Africa, Development & Aid, Headlines, Health, Poverty & SDGs

HEALTH-MOZAMBIQUE: Many Languages, One Message

Ruth Ansah Ayisi

MAPUTO, Jan 29 2006 (IPS) - Travel the length of Mozambique, and chances are that you’ll hear a host of different languages being spoken: the official language of Portuguese, Shangana, Elomwe and Cisena to name just a few.

While this might be culturally interesting, it also presents health authorities with challenges when planning AIDS prevention messages and information campaigns. Which languages should be given preference with these initiatives? Do all of Mozambique’s languages lend themselves to frank speech about HIV – or do some require the topic to be approached in a more subtle way?

Linguist Esmeralda Xavier has been assessing how language is used to transmit AIDS messages, and whether translations between the various tongues are sensitive to cultural nuances. In Shangana, for example – a language spoken in the south – people use euphemisms when talking about sex. Rather than refer directly to intercourse, they would talk about “laying down the mat”.

Xavier found that a series of posters produced by the Foundation for Community Development, a non-governmental organisation, elicited a somewhat negative response from its audience.

The posters used sentences translated from Portuguese into an indigenous language that highlighted the risks faced by mine workers and truck drives, whose itinerant life style has made them especially vulnerable to contracting HIV.

While the messages were understood by those who read them, certain members of the community said the campaign seemed also to apportion blame for the pandemic.

“(The) community was not consulted sufficiently,” Xavier told IPS. Mine workers told her that they felt they were the only ones being blamed, even though their wives back home could be encouraging the spread of AIDS by having sex with other men.

Overall, however, she sees more to praise than criticise.

“I am impressed by the number of publications and radio programmes that are put out in local languages,” Xavier noted. Many of the posters and booklets on HIV/AIDS prevention have been translated into local languages. ‘Vidas Positivas’, a life skills booklet published by the Soul City health campaign in South Africa, is available in three local languages.

Producing AIDS materials that are sensitive to community needs is a challenge that the government and its partners are becoming increasingly aware of, says Elias Cossa: coordinator of communication and advocacy at the National Council to Combat HIV/AIDS (CNCS).

In an effort to ensure that HIV initiatives conform as closely as possible to the norms of various communities, authorities have set a policy that “information, education and communication materials must be produced locally and in a participatory way,” he adds.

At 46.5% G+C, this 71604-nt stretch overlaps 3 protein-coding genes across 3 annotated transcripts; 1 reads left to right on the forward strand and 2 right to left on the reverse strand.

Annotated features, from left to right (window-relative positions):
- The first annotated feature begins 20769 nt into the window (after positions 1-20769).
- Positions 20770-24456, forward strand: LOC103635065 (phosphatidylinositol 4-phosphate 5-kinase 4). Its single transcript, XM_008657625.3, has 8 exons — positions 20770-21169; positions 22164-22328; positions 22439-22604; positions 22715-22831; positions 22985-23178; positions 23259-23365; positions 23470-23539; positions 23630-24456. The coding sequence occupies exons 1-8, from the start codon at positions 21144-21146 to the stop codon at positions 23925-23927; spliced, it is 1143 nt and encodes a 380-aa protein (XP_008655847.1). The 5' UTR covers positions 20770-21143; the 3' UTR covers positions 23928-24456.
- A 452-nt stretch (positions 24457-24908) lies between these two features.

“There are also cultural taboos, for example – youth should not speak about sex to older people, women can talk only to other women about sex and not men – and these need to be respected.”

But even if AIDS messages are conveyed in appropriate languages and with suitable phrasing, they mean little if people cannot access them. Written messages are of limited use, for instance, in a country where 54 percent of the population is illiterate.

For this reason, radio is currently the most popular medium for communicating about AIDS in Mozambique.

A well-received initiative from Radio Mozambique has been a radio soap opera called ‘Ruth and her friends’ which dealt with HIV – and was broadcast in 11 languages.

The United Nations Children’s Fund, UNICEF, also supports a ‘Child-to-Child’ radio programme, which has been run by Radio Mozambique for the past five years. Its main purpose is HIV/AIDS prevention among young people.

As well as transmitting in Portuguese, the young presenters of the show – now totaling over 200 – broadcast in16 local languages. In 2005, over 7,200 children and young people participated in the programmes.

Recently, regional workshops were held by CNCS to discuss a new communication strategy for Mozambique concerning AIDS awareness; it is hoped this strategy will be ready by March this year. At present, the country’s adult HIV prevalence stands at 16.2 percent.

Cossa emphasises that communicating effectively about AIDS is just one of the challenges Mozambique faces in grappling with the pandemic.

“To be effective, it is not only the community sensitivity that has to be considered – but a range of services must be in place to accompany this awareness campaign,” he noted.

“The services that are essential include quality health care…micro finance, anti-retroviral treatment and condom distribution.”

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